Virtual freedom: net neutrality and free speech in the Internet age

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Stanford Law Books, 2009 - Law - 194 pages
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Communications giants like Google, Comcast, and AT&T enjoy increasingly unchecked control over speech. As providers of broadband access and Internet search engines, they can control online expression. Their online content restrictions—from obstructing e-mail to censoring cablecasts—are considered legal because of recent changes in free speech law.

In this book, Dawn Nunziato criticizes recent changes in free speech law in which only the government need refrain from censoring speech, while companies are permitted to self-regulate. By enabling Internet providers to exercise control over content, the Supreme Court and the FCC have failed to protect the public's right to access a broad diversity of content. Nunziato argues that regulation is necessary to ensure the free flow of information and to render the First Amendment meaningful in the twenty-first century. This book offers an urgent call to action, recommending immediate steps to preserve our free speech rights online.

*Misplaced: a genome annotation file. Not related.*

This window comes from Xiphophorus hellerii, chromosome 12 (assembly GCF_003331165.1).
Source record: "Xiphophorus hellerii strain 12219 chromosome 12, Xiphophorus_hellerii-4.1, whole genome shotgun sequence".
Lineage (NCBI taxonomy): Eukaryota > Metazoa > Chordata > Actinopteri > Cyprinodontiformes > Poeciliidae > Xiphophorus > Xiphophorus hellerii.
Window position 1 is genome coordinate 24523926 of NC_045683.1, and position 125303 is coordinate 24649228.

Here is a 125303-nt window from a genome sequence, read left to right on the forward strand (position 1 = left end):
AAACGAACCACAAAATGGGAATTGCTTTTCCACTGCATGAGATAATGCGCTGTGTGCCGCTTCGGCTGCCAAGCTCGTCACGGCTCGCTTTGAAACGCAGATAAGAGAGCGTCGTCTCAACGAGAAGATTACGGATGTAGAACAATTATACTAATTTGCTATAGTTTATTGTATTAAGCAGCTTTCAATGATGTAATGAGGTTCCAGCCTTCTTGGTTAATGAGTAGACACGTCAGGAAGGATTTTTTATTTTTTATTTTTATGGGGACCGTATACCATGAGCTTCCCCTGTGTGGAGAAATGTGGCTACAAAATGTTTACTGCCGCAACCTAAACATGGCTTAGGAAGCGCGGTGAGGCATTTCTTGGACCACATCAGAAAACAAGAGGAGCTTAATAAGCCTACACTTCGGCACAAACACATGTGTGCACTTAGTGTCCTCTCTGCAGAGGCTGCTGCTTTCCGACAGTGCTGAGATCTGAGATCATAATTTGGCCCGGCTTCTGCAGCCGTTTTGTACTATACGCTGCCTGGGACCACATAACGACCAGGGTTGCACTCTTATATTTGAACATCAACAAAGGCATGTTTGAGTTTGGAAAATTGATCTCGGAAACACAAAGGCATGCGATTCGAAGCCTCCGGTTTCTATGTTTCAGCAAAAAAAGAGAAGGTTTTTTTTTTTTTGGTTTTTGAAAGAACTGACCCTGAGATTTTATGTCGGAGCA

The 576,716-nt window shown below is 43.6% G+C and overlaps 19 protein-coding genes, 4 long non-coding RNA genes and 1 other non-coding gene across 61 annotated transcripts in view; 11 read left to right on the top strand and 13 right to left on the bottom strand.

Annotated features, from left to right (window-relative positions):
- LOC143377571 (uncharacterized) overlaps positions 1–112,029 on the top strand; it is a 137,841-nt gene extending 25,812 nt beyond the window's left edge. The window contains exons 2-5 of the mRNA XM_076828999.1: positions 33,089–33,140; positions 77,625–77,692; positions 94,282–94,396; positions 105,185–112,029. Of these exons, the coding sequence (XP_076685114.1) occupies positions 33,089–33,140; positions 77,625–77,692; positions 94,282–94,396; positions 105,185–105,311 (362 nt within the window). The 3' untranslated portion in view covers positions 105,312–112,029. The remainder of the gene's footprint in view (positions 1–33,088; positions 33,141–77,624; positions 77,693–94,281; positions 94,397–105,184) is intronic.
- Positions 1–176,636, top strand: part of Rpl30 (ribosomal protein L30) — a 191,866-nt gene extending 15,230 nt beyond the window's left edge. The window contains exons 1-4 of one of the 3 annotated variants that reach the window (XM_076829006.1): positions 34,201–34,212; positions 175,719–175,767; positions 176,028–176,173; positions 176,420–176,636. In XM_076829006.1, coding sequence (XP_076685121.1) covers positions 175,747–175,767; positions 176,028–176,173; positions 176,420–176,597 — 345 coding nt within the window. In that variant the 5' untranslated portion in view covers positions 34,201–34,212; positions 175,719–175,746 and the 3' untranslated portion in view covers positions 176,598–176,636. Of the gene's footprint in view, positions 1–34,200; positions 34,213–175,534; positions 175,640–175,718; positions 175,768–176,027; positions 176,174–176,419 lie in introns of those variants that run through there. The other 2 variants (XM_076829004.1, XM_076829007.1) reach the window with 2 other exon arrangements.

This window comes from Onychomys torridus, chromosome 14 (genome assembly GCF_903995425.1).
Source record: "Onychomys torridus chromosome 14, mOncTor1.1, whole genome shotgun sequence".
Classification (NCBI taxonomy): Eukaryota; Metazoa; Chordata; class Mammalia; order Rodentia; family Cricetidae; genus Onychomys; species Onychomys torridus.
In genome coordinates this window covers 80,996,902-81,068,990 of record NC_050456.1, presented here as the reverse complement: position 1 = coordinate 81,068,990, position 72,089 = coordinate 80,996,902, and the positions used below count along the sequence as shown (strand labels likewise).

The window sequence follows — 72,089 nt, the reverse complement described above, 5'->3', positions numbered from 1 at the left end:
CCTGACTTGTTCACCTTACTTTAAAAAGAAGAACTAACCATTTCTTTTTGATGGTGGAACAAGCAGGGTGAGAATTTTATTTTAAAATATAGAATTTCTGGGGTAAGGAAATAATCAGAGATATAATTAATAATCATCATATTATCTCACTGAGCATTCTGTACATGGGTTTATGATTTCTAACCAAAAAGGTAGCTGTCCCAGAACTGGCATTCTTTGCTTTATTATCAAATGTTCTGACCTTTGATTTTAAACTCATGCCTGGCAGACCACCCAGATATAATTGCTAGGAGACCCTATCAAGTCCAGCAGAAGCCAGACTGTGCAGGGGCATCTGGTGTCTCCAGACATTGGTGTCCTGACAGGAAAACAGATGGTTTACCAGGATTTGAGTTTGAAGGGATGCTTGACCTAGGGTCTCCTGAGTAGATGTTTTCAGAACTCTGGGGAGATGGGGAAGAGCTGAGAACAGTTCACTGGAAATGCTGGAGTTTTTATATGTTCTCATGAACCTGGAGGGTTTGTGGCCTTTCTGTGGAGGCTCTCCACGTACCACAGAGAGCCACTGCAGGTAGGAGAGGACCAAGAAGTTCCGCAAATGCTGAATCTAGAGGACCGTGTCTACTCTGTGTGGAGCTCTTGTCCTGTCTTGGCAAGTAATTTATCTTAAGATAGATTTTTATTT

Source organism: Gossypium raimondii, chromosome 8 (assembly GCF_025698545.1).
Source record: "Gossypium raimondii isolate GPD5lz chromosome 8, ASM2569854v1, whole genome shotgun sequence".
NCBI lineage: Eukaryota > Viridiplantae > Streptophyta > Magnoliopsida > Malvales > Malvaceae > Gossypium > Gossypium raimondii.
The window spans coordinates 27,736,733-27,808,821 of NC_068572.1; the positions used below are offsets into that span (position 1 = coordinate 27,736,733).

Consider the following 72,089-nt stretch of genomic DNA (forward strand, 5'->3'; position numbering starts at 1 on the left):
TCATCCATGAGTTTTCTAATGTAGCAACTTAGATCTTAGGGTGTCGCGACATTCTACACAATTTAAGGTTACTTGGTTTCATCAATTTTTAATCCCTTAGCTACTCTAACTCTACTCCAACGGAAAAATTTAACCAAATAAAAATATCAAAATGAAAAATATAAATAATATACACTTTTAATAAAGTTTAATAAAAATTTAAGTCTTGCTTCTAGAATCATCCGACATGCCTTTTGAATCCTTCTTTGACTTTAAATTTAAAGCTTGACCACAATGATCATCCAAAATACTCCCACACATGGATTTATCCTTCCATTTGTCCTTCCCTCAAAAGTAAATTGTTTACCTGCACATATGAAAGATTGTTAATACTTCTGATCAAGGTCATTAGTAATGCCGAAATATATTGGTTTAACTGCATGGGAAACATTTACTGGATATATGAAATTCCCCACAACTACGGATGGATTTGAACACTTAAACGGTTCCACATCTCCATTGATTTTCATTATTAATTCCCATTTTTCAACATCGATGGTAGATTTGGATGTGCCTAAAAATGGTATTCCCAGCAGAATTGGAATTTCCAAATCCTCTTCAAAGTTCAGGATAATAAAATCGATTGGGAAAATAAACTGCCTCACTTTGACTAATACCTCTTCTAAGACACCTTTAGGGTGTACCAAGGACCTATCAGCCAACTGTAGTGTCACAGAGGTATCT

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Review: Virtual Freedom: Net Neutrality and Free Speech in the Internet Age

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Biased, poorly-written alarmist pamphlet promoting net neutrality. Work of a demagog rather than a scholar. Nunziato makes her (rather weak) case with numerous logical fallacies, without seriously ... Read full review


The First Amendments Free Speech Guarantee
Embracing the Affirmative First Amendment
A Place to Speak Your Mind

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About the author (2009)

Dawn C. Nunziato is Professor of Law at The George Washington University Law School.